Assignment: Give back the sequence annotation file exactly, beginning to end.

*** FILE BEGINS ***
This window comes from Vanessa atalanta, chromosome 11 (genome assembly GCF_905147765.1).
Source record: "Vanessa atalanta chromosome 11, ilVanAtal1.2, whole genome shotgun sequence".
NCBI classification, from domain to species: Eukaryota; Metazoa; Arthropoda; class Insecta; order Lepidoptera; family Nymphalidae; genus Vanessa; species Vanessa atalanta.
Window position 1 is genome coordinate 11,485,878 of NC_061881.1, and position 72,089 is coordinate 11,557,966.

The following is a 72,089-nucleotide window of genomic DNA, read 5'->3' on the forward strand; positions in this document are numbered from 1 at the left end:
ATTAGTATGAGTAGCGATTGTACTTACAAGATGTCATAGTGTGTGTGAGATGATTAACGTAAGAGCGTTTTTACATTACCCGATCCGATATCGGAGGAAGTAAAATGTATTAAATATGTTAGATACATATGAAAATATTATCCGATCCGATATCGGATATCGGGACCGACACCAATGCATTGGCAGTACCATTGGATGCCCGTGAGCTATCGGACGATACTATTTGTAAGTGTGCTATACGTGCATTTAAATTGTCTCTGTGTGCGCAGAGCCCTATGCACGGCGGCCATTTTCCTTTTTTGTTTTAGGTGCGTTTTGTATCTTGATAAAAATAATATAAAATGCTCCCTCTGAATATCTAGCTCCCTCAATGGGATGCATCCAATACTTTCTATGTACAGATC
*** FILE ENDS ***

This window comes from Vanessa atalanta, chromosome 11 (genome assembly GCF_905147765.1).
Source record: "Vanessa atalanta chromosome 11, ilVanAtal1.2, whole genome shotgun sequence".
NCBI classification, from domain to species: Eukaryota; Metazoa; Arthropoda; class Insecta; order Lepidoptera; family Nymphalidae; genus Vanessa; species Vanessa atalanta.
Window position 1 is genome coordinate 11,485,878 of NC_061881.1, and position 72,089 is coordinate 11,557,966.

The following is a 72,089-nucleotide window of genomic DNA, read 5'->3' on the forward strand; positions in this document are numbered from 1 at the left end:
ATTAGTATGAGTAGCGATTGTACTTACAAGATGTCATAGTGTGTGTGAGATGATTAACGTAAGAGCGTTTTTACATTACCCGATCCGATATCGGAGGAAGTAAAATGTATTAAATATGTTAGATACATATGAAAATATTATCCGATCCGATATCGGATATCGGGACCGACACCAATGCATTGGCAGTACCATTGGATGCCCGTGAGCTATCGGACGATACTATTTGTAAGTGTGCTATACGTGCATTTAAATTGTCTCTGTGTGCGCAGAGCCCTATGCACGGCGGCCATTTTCCTTTTTTGTTTTAGGTGCGTTTTGTATCTTGATAAAAATAATATAAAATGCTCCCTCTGAATATCTAGCTCCCTCAATGGGATGCATCCAATACTTTCTATGTACAGATC